PowerShell: NetApp DataONTAP toolkit credentials management

I’ve had the pleasure of spending the last several days talking to the development team here at NetApp about the DataONTAP PowerShell Toolkit.  As a result we’ve all learned alot, one of the more interesting features they brought to my attention was the credential management solution included with the toolkit.  I found this very compelling, you see embedding credentials within a script is as old as scripting itself.  There was a time not too long ago when it was considered taboo.  However with PowerShell came access to the .net Security.Cryptography encryption/decryption methods.  Scripters have unknowingly been accessing said methods indirectly whenever they would use the credential management funcions that Hal amd BSonPosh wrote long ago.

Which brings me to the DataONTAP toolkit.  The Development team has steped it up a notch and included a full credential management solution with the latest version of the toolkit.  The way it works is first you need to save logon information by using the Add-NaCredential cmdlet to save the credentials for a given NetApp controller onto the local machine.  Then the next time you run the Connect-NaController cmdlet the credentials you previously saved will be used. So how do we use this new feature, and why do you care?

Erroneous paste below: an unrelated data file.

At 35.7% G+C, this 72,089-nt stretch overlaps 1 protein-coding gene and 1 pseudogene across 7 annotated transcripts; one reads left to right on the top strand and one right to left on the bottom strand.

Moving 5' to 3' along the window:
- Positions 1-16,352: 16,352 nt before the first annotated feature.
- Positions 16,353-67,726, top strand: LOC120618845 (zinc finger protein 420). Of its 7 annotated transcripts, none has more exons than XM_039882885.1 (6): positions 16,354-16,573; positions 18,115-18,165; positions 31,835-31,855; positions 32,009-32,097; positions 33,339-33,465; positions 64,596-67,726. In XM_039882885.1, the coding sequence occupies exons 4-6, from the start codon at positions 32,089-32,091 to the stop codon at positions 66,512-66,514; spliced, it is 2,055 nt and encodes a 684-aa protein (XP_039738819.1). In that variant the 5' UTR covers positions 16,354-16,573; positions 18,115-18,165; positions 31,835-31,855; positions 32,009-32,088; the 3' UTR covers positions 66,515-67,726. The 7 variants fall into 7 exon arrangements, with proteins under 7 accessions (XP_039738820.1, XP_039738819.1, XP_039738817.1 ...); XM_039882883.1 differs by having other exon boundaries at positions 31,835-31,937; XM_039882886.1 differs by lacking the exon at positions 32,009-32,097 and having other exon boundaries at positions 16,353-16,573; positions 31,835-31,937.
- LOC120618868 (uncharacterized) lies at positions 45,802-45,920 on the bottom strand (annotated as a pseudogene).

First the how, to get started you simply run the Add-NaCredential cmdlet for every Controller you plan on scriptitng against.  Some of you may notice a SystemScope switch, be aware that when you apply this parameter the credentials are saved in the systemscope.  This paramter is intended to be used in situations were you want to grant the SYSTEM account access to the credential store…. in other words don’t use it unless told explicitly that it’s required as this is inhearently less secure. It was included in an attempt to support any possible senerio…  That said, let’s add a controller to the local store.

Now that the credential have been added to the local store you can connect to the target filer without supplying any credential information.

From a feature and functionality perspective it’s the same as using RPC, but will work with any protocol.   Additionaly because there is a proper PSCredential object embeded in the resulting NaController connection object,  you can also use the Invoke-NaSSH cmdlet without supplying any credentials!  Something you cannot do when connected via RPC.  For good measure the team also included a couple cmdlets to manage the contents of the credential store.

So weather your connecting on the fly or from within a script using the included credential store can significantly decrese the complexity while incresing the security of administering any NetApp infrastructure from a PowerShell prompt.


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